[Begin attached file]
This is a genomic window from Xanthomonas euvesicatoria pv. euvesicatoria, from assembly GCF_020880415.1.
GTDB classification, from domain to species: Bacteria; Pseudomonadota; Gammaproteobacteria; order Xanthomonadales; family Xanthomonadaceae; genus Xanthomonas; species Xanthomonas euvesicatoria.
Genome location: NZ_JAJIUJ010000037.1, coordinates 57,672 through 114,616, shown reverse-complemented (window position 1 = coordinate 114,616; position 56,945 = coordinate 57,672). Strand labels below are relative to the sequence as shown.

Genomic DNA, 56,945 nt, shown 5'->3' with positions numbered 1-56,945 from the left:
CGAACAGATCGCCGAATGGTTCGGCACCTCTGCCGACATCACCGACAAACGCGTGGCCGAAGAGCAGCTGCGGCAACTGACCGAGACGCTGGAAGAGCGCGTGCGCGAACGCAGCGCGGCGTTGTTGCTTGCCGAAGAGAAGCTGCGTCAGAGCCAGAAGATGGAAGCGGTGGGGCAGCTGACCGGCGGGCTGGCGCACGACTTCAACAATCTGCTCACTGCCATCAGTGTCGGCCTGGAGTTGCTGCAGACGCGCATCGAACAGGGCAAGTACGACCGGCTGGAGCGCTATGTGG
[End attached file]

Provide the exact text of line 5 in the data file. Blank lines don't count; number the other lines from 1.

CGAACAGATCGCCGAATGGTTCGGCACCTCTGCCGACATCACCGACAAACGCGTGGCCGAAGAGCAGCTGCGGCAACTGACCGAGACGCTGGAAGAGCGCGTGCGCGAACGCAGCGCGGCGTTGTTGCTTGCCGAAGAGAAGCTGCGTCAGAGCCAGAAGATGGAAGCGGTGGGGCAGCTGACCGGCGGGCTGGCGCACGACTTCAACAATCTGCTCACTGCCATCAGTGTCGGCCTGGAGTTGCTGCAGACGCGCATCGAACAGGGCAAGTACGACCGGCTGGAGCGCTATGTGG